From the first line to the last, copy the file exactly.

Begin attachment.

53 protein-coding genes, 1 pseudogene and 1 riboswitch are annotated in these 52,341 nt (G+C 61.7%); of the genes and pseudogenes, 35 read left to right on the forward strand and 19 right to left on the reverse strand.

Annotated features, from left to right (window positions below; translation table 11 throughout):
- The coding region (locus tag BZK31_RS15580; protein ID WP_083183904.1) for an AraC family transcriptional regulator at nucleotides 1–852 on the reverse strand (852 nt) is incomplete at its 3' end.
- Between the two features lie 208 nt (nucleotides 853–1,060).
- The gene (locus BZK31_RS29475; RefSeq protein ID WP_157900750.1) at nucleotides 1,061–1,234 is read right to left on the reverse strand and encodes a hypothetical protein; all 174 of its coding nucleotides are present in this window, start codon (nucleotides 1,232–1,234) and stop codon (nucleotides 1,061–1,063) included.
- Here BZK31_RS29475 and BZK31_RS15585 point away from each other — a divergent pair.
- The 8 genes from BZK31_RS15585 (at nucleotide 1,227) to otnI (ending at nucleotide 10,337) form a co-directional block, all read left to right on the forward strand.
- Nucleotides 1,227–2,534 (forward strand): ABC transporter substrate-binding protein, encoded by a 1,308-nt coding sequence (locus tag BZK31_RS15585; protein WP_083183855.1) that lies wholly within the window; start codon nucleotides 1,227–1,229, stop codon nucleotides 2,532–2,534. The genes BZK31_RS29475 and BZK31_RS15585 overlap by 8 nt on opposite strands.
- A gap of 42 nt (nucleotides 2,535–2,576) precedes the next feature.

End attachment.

53 protein-coding genes, 1 pseudogene and 1 riboswitch are annotated in these 52,341 nt (G+C 61.7%); of the genes and pseudogenes, 35 read left to right on the forward strand and 19 right to left on the reverse strand.

Annotated features, from left to right (window positions below; translation table 11 throughout):
- The coding region (locus tag BZK31_RS15580; protein ID WP_083183904.1) for an AraC family transcriptional regulator at nucleotides 1–852 on the reverse strand (852 nt) is incomplete at its 3' end.
- Between the two features lie 208 nt (nucleotides 853–1,060).
- The gene (locus BZK31_RS29475; RefSeq protein ID WP_157900750.1) at nucleotides 1,061–1,234 is read right to left on the reverse strand and encodes a hypothetical protein; all 174 of its coding nucleotides are present in this window, start codon (nucleotides 1,232–1,234) and stop codon (nucleotides 1,061–1,063) included.
- Here BZK31_RS29475 and BZK31_RS15585 point away from each other — a divergent pair.
- The 8 genes from BZK31_RS15585 (at nucleotide 1,227) to otnI (ending at nucleotide 10,337) form a co-directional block, all read left to right on the forward strand.
- Nucleotides 1,227–2,534 (forward strand): ABC transporter substrate-binding protein, encoded by a 1,308-nt coding sequence (locus tag BZK31_RS15585; protein WP_083183855.1) that lies wholly within the window; start codon nucleotides 1,227–1,229, stop codon nucleotides 2,532–2,534. The genes BZK31_RS29475 and BZK31_RS15585 overlap by 8 nt on opposite strands.
- A gap of 42 nt (nucleotides 2,535–2,576) precedes the next feature.